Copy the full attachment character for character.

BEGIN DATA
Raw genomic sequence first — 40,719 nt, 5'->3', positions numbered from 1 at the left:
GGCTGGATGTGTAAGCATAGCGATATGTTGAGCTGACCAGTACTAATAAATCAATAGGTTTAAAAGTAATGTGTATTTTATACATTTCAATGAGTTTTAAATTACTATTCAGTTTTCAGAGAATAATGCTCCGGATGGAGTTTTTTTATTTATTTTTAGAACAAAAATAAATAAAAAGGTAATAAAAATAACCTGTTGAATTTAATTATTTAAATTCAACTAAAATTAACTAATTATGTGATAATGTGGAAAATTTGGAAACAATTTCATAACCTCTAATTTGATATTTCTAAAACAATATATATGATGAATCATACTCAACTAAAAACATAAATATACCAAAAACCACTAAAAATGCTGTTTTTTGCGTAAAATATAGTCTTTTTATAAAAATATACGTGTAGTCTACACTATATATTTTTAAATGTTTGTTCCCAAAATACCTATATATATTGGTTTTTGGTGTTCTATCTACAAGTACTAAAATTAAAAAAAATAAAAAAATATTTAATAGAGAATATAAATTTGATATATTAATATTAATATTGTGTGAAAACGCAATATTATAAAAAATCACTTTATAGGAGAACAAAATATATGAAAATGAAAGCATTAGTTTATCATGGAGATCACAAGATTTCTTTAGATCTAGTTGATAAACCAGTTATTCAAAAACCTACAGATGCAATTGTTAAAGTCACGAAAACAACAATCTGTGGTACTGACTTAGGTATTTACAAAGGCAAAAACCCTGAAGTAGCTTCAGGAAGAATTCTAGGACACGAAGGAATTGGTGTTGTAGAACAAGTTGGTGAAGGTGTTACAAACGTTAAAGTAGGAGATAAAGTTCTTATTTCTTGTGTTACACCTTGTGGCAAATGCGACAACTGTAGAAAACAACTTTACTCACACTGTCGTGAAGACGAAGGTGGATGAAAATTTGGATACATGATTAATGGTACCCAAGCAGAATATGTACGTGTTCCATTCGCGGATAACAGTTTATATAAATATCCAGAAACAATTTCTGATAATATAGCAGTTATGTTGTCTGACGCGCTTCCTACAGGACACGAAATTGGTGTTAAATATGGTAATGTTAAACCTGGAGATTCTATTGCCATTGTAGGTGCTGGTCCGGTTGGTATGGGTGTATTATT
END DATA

Raw genomic sequence first — 40,719 nt, 5'->3', positions numbered from 1 at the left:
GGCTGGATGTGTAAGCATAGCGATATGTTGAGCTGACCAGTACTAATAAATCAATAGGTTTAAAAGTAATGTGTATTTTATACATTTCAATGAGTTTTAAATTACTATTCAGTTTTCAGAGAATAATGCTCCGGATGGAGTTTTTTTATTTATTTTTAGAACAAAAATAAATAAAAAGGTAATAAAAATAACCTGTTGAATTTAATTATTTAAATTCAACTAAAATTAACTAATTATGTGATAATGTGGAAAATTTGGAAACAATTTCATAACCTCTAATTTGATATTTCTAAAACAATATATATGATGAATCATACTCAACTAAAAACATAAATATACCAAAAACCACTAAAAATGCTGTTTTTTGCGTAAAATATAGTCTTTTTATAAAAATATACGTGTAGTCTACACTATATATTTTTAAATGTTTGTTCCCAAAATACCTATATATATTGGTTTTTGGTGTTCTATCTACAAGTACTAAAATTAAAAAAAATAAAAAAATATTTAATAGAGAATATAAATTTGATATATTAATATTAATATTGTGTGAAAACGCAATATTATAAAAAATCACTTTATAGGAGAACAAAATATATGAAAATGAAAGCATTAGTTTATCATGGAGATCACAAGATTTCTTTAGATCTAGTTGATAAACCAGTTATTCAAAAACCTACAGATGCAATTGTTAAAGTCACGAAAACAACAATCTGTGGTACTGACTTAGGTATTTACAAAGGCAAAAACCCTGAAGTAGCTTCAGGAAGAATTCTAGGACACGAAGGAATTGGTGTTGTAGAACAAGTTGGTGAAGGTGTTACAAACGTTAAAGTAGGAGATAAAGTTCTTATTTCTTGTGTTACACCTTGTGGCAAATGCGACAACTGTAGAAAACAACTTTACTCACACTGTCGTGAAGACGAAGGTGGATGAAAATTTGGATACATGATTAATGGTACCCAAGCAGAATATGTACGTGTTCCATTCGCGGATAACAGTTTATATAAATATCCAGAAACAATTTCTGATAATATAGCAGTTATGTTGTCTGACGCGCTTCCTACAGGACACGAAATTGGTGTTAAATATGGTAATGTTAAACCTGGAGATTCTATTGCCATTGTAGGTGCTGGTCCGGTTGGTATGGGTGTATTATT